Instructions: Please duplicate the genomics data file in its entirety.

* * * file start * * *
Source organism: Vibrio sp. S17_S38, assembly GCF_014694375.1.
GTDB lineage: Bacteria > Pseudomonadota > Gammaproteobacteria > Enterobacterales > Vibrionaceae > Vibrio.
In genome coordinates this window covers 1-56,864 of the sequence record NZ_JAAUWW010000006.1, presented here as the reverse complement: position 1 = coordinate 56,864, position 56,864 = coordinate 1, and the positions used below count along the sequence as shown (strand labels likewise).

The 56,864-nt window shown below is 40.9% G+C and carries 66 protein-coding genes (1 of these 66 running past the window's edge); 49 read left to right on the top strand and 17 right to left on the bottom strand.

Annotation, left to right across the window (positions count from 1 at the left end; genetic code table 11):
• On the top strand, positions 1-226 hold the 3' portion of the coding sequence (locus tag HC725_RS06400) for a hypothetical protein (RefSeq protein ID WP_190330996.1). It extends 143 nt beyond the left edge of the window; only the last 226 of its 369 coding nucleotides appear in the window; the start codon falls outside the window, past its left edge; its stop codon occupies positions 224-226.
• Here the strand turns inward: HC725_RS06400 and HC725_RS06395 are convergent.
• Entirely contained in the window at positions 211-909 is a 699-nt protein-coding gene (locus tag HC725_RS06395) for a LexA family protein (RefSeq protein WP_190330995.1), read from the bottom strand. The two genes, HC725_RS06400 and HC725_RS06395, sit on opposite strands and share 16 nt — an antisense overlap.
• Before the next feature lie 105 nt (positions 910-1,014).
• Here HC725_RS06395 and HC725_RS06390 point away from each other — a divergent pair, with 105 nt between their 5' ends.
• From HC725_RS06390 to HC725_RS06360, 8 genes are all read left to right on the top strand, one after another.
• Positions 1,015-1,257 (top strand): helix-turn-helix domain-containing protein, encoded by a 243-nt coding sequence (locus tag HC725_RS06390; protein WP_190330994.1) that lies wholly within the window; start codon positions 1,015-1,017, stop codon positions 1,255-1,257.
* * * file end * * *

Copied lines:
Source organism: Vibrio sp. S17_S38, assembly GCF_014694375.1.
GTDB lineage: Bacteria > Pseudomonadota > Gammaproteobacteria > Enterobacterales > Vibrionaceae > Vibrio.
In genome coordinates this window covers 1-56,864 of the sequence record NZ_JAAUWW010000006.1, presented here as the reverse complement: position 1 = coordinate 56,864, position 56,864 = coordinate 1, and the positions used below count along the sequence as shown (strand labels likewise).

The 56,864-nt window shown below is 40.9% G+C and carries 66 protein-coding genes (1 of these 66 running past the window's edge); 49 read left to right on the top strand and 17 right to left on the bottom strand.

Annotation, left to right across the window (positions count from 1 at the left end; genetic code table 11):
• On the top strand, positions 1-226 hold the 3' portion of the coding sequence (locus tag HC725_RS06400) for a hypothetical protein (RefSeq protein ID WP_190330996.1). It extends 143 nt beyond the left edge of the window; only the last 226 of its 369 coding nucleotides appear in the window; the start codon falls outside the window, past its left edge; its stop codon occupies positions 224-226.
• Here the strand turns inward: HC725_RS06400 and HC725_RS06395 are convergent.
• Entirely contained in the window at positions 211-909 is a 699-nt protein-coding gene (locus tag HC725_RS06395) for a LexA family protein (RefSeq protein WP_190330995.1), read from the bottom strand. The two genes, HC725_RS06400 and HC725_RS06395, sit on opposite strands and share 16 nt — an antisense overlap.
• Before the next feature lie 105 nt (positions 910-1,014).
• Here HC725_RS06395 and HC725_RS06390 point away from each other — a divergent pair, with 105 nt between their 5' ends.
• From HC725_RS06390 to HC725_RS06360, 8 genes are all read left to right on the top strand, one after another.
• Positions 1,015-1,257 (top strand): helix-turn-helix domain-containing protein, encoded by a 243-nt coding sequence (locus tag HC725_RS06390; protein WP_190330994.1) that lies wholly within the window; start codon positions 1,015-1,017, stop codon positions 1,255-1,257.